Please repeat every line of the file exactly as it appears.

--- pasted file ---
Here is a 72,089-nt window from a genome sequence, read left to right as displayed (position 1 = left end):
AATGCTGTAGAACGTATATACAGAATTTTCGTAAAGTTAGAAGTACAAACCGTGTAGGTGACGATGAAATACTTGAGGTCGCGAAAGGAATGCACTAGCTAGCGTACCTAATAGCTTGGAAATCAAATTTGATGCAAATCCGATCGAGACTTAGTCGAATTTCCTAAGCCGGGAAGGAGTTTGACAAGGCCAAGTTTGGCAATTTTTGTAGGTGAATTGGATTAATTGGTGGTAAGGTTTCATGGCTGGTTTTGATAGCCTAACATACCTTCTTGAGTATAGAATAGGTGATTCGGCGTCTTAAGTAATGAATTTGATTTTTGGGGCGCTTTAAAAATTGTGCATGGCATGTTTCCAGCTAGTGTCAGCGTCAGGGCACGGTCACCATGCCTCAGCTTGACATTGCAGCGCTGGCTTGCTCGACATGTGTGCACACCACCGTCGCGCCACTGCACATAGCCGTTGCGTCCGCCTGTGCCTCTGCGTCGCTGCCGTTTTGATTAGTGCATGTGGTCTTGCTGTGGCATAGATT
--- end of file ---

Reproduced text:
Here is a 72,089-nt window from a genome sequence, read left to right as displayed (position 1 = left end):
AATGCTGTAGAACGTATATACAGAATTTTCGTAAAGTTAGAAGTACAAACCGTGTAGGTGACGATGAAATACTTGAGGTCGCGAAAGGAATGCACTAGCTAGCGTACCTAATAGCTTGGAAATCAAATTTGATGCAAATCCGATCGAGACTTAGTCGAATTTCCTAAGCCGGGAAGGAGTTTGACAAGGCCAAGTTTGGCAATTTTTGTAGGTGAATTGGATTAATTGGTGGTAAGGTTTCATGGCTGGTTTTGATAGCCTAACATACCTTCTTGAGTATAGAATAGGTGATTCGGCGTCTTAAGTAATGAATTTGATTTTTGGGGCGCTTTAAAAATTGTGCATGGCATGTTTCCAGCTAGTGTCAGCGTCAGGGCACGGTCACCATGCCTCAGCTTGACATTGCAGCGCTGGCTTGCTCGACATGTGTGCACACCACCGTCGCGCCACTGCACATAGCCGTTGCGTCCGCCTGTGCCTCTGCGTCGCTGCCGTTTTGATTAGTGCATGTGGTCTTGCTGTGGCATAGATT